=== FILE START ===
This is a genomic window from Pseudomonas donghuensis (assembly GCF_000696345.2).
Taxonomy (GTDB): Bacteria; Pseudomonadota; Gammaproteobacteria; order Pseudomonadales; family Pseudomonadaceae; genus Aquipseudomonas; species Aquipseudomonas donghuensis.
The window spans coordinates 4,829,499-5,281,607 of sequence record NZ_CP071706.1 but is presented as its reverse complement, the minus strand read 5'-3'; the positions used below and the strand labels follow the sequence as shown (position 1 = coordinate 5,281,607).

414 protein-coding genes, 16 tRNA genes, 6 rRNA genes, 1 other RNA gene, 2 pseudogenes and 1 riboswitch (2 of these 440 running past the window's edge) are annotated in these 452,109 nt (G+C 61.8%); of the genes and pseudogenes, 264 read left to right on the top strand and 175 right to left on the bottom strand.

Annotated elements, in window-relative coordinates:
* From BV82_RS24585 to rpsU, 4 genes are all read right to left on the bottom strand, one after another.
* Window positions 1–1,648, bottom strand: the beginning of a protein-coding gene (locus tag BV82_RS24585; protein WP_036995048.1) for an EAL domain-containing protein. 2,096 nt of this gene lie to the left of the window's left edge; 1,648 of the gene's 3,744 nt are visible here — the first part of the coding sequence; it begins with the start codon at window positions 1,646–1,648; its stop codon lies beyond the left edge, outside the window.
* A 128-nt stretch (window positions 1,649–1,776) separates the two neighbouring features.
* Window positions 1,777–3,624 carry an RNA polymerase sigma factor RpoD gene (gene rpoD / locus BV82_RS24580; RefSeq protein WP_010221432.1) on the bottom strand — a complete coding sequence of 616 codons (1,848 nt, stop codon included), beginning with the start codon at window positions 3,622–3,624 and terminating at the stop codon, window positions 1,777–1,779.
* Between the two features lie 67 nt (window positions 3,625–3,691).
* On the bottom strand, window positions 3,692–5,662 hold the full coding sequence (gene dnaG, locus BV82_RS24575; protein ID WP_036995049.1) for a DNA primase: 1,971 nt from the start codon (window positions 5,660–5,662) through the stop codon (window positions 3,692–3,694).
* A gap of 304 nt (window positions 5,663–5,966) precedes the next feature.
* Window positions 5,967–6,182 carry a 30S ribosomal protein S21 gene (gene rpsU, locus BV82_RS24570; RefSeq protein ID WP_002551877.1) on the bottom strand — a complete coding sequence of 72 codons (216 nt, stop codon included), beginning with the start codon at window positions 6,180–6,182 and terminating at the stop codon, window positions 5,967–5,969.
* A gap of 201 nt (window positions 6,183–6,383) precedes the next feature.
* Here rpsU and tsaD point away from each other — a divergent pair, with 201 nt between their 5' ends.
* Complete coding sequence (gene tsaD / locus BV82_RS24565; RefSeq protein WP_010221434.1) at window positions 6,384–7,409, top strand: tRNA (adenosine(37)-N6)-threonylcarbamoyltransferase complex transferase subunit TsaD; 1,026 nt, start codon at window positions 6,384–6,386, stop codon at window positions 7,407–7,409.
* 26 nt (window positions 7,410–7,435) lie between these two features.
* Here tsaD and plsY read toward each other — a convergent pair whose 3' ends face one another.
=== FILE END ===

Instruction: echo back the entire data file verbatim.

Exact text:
This is a genomic window from Pseudomonas donghuensis (assembly GCF_000696345.2).
Taxonomy (GTDB): Bacteria; Pseudomonadota; Gammaproteobacteria; order Pseudomonadales; family Pseudomonadaceae; genus Aquipseudomonas; species Aquipseudomonas donghuensis.
The window spans coordinates 4,829,499-5,281,607 of sequence record NZ_CP071706.1 but is presented as its reverse complement, the minus strand read 5'-3'; the positions used below and the strand labels follow the sequence as shown (position 1 = coordinate 5,281,607).

414 protein-coding genes, 16 tRNA genes, 6 rRNA genes, 1 other RNA gene, 2 pseudogenes and 1 riboswitch (2 of these 440 running past the window's edge) are annotated in these 452,109 nt (G+C 61.8%); of the genes and pseudogenes, 264 read left to right on the top strand and 175 right to left on the bottom strand.

Annotated elements, in window-relative coordinates:
* From BV82_RS24585 to rpsU, 4 genes are all read right to left on the bottom strand, one after another.
* Window positions 1–1,648, bottom strand: the beginning of a protein-coding gene (locus tag BV82_RS24585; protein WP_036995048.1) for an EAL domain-containing protein. 2,096 nt of this gene lie to the left of the window's left edge; 1,648 of the gene's 3,744 nt are visible here — the first part of the coding sequence; it begins with the start codon at window positions 1,646–1,648; its stop codon lies beyond the left edge, outside the window.
* A 128-nt stretch (window positions 1,649–1,776) separates the two neighbouring features.
* Window positions 1,777–3,624 carry an RNA polymerase sigma factor RpoD gene (gene rpoD / locus BV82_RS24580; RefSeq protein WP_010221432.1) on the bottom strand — a complete coding sequence of 616 codons (1,848 nt, stop codon included), beginning with the start codon at window positions 3,622–3,624 and terminating at the stop codon, window positions 1,777–1,779.
* Between the two features lie 67 nt (window positions 3,625–3,691).
* On the bottom strand, window positions 3,692–5,662 hold the full coding sequence (gene dnaG, locus BV82_RS24575; protein ID WP_036995049.1) for a DNA primase: 1,971 nt from the start codon (window positions 5,660–5,662) through the stop codon (window positions 3,692–3,694).
* A gap of 304 nt (window positions 5,663–5,966) precedes the next feature.
* Window positions 5,967–6,182 carry a 30S ribosomal protein S21 gene (gene rpsU, locus BV82_RS24570; RefSeq protein ID WP_002551877.1) on the bottom strand — a complete coding sequence of 72 codons (216 nt, stop codon included), beginning with the start codon at window positions 6,180–6,182 and terminating at the stop codon, window positions 5,967–5,969.
* A gap of 201 nt (window positions 6,183–6,383) precedes the next feature.
* Here rpsU and tsaD point away from each other — a divergent pair, with 201 nt between their 5' ends.
* Complete coding sequence (gene tsaD / locus BV82_RS24565; RefSeq protein WP_010221434.1) at window positions 6,384–7,409, top strand: tRNA (adenosine(37)-N6)-threonylcarbamoyltransferase complex transferase subunit TsaD; 1,026 nt, start codon at window positions 6,384–6,386, stop codon at window positions 7,407–7,409.
* 26 nt (window positions 7,410–7,435) lie between these two features.
* Here tsaD and plsY read toward each other — a convergent pair whose 3' ends face one another.